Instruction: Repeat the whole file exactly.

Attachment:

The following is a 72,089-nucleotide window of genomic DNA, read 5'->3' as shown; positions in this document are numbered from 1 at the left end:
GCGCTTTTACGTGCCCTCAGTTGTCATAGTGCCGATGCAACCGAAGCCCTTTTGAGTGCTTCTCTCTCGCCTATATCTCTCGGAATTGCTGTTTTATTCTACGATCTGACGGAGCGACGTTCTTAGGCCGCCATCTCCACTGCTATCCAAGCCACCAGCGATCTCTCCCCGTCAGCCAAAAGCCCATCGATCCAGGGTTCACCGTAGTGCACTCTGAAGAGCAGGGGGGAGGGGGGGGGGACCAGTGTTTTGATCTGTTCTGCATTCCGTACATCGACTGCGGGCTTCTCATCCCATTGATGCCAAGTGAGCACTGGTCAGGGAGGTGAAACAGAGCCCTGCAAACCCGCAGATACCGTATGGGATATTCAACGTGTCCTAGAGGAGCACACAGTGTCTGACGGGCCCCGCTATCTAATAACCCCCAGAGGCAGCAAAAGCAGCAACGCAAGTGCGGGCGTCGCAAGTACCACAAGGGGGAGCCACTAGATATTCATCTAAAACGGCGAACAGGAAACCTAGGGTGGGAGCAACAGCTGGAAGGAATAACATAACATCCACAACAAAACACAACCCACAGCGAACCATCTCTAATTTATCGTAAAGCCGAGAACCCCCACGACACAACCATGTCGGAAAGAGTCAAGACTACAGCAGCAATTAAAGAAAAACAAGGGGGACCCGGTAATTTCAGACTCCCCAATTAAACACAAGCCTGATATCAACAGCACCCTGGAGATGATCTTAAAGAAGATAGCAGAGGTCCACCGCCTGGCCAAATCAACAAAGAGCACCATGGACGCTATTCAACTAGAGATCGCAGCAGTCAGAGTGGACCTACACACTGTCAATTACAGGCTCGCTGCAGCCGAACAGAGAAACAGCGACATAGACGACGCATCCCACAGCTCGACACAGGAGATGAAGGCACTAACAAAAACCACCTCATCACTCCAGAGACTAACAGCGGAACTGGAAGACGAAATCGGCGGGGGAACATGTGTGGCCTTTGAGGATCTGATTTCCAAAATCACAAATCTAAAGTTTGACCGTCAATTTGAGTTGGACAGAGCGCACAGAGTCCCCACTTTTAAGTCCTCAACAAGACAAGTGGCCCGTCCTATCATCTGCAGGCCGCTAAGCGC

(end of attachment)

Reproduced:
The following is a 72,089-nucleotide window of genomic DNA, read 5'->3' as shown; positions in this document are numbered from 1 at the left end:
GCGCTTTTACGTGCCCTCAGTTGTCATAGTGCCGATGCAACCGAAGCCCTTTTGAGTGCTTCTCTCTCGCCTATATCTCTCGGAATTGCTGTTTTATTCTACGATCTGACGGAGCGACGTTCTTAGGCCGCCATCTCCACTGCTATCCAAGCCACCAGCGATCTCTCCCCGTCAGCCAAAAGCCCATCGATCCAGGGTTCACCGTAGTGCACTCTGAAGAGCAGGGGGGAGGGGGGGGGGACCAGTGTTTTGATCTGTTCTGCATTCCGTACATCGACTGCGGGCTTCTCATCCCATTGATGCCAAGTGAGCACTGGTCAGGGAGGTGAAACAGAGCCCTGCAAACCCGCAGATACCGTATGGGATATTCAACGTGTCCTAGAGGAGCACACAGTGTCTGACGGGCCCCGCTATCTAATAACCCCCAGAGGCAGCAAAAGCAGCAACGCAAGTGCGGGCGTCGCAAGTACCACAAGGGGGAGCCACTAGATATTCATCTAAAACGGCGAACAGGAAACCTAGGGTGGGAGCAACAGCTGGAAGGAATAACATAACATCCACAACAAAACACAACCCACAGCGAACCATCTCTAATTTATCGTAAAGCCGAGAACCCCCACGACACAACCATGTCGGAAAGAGTCAAGACTACAGCAGCAATTAAAGAAAAACAAGGGGGACCCGGTAATTTCAGACTCCCCAATTAAACACAAGCCTGATATCAACAGCACCCTGGAGATGATCTTAAAGAAGATAGCAGAGGTCCACCGCCTGGCCAAATCAACAAAGAGCACCATGGACGCTATTCAACTAGAGATCGCAGCAGTCAGAGTGGACCTACACACTGTCAATTACAGGCTCGCTGCAGCCGAACAGAGAAACAGCGACATAGACGACGCATCCCACAGCTCGACACAGGAGATGAAGGCACTAACAAAAACCACCTCATCACTCCAGAGACTAACAGCGGAACTGGAAGACGAAATCGGCGGGGGAACATGTGTGGCCTTTGAGGATCTGATTTCCAAAATCACAAATCTAAAGTTTGACCGTCAATTTGAGTTGGACAGAGCGCACAGAGTCCCCACTTTTAAGTCCTCAACAAGACAAGTGGCCCGTCCTATCATCTGCAGGCCGCTAAGCGC